A federal judge in Indianapolis has denied a motion by Edward Jones seeking a temporary restraining order and preliminary injunction against an advisor who left for a competing firm.

In fact, the evidence was so lacking that the court blasted Edward Jones for being punitive to the advisor, John Kerr, rather than trying to recover from or prevent a loss.

Edward Jones alleged that Kerr, who was employed with the firm for more than 20 years and managed $113 million, knew of an impending termination and thus secretly walked out with confidential client reports that would benefit him at his new firm, Thurston Springer Financial.

In the complaint, Edward Jones alleged that Kerr was facing disciplinary issues at work, which prompted the firm to request that he report for a human resources meeting at its headquarters in St. Louis on August 1, 2019. The firm claims Kerr had to have known he was going to be terminated at the meeting and thus began planning the move to his new company.

But in his affidavit, Kerr argued that from July 16, 2019, to July 27, 2019, he was traveling in Ireland on business for Edward Jones, and during that time, the firm reassigned many of his clients. Upon returning to work, he said he was informed that Edward Jones required him to travel to St. Louis on August 1, 2019, for the HR meeting in regard to an ongoing dispute with his longtime branch office administrator.

Kerr said it was then that he contacted a friend who had experience with Edward Jones to discuss the problems with the administrator. During that conversation, Kerr said the friend informed him that there might be a potential job opportunity for him at Thurston Springer.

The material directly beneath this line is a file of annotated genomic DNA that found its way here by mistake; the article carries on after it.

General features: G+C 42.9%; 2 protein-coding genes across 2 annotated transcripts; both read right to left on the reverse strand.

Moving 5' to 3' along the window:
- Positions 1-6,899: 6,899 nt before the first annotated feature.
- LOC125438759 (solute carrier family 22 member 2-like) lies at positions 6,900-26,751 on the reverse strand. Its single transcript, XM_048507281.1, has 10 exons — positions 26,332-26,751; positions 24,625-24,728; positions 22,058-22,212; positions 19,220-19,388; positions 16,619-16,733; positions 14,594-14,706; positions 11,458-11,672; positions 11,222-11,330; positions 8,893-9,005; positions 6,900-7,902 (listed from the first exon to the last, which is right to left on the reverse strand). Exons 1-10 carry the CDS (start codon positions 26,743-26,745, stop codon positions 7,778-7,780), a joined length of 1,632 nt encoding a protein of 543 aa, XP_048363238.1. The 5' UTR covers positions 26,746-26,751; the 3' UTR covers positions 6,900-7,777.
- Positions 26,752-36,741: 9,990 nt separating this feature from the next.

Kerr also pointed out that before his Ireland trip he had previously scheduled a branch meeting for July 30, and in preparation for that meeting had printed client reports. He said the reports were destroyed immediately following the meeting.

Judge Sarah Barker ruled that Kerr’s factual account sharply contrasts with Edward Jones’s and is buttressed by his sworn, detailed affidavit.  

The court pointed out that Edward Jones’s request for injunctive relief initially encompassed six claims: that Kerr breached the confidentiality provision of his employment agreement; that he breached the agreement’s non-solicitation provision; that he violated the Indiana Uniform Trade Secrets Act, violated the Defend Trade Secrets Act; that the move amounted to unfair competition; and that it amounted to tortious interference with business relationships.

But the court found that Edward Jones lacked sufficient evidence to support these claims with the exception of one. “Accordingly, we limit our review here to the alleged breach of the non-solicitation provision of the agreement, which is the only claim that might possibly warrant the preliminary injunctive relief sought by Edward Jones.”

First « 1 2 » Next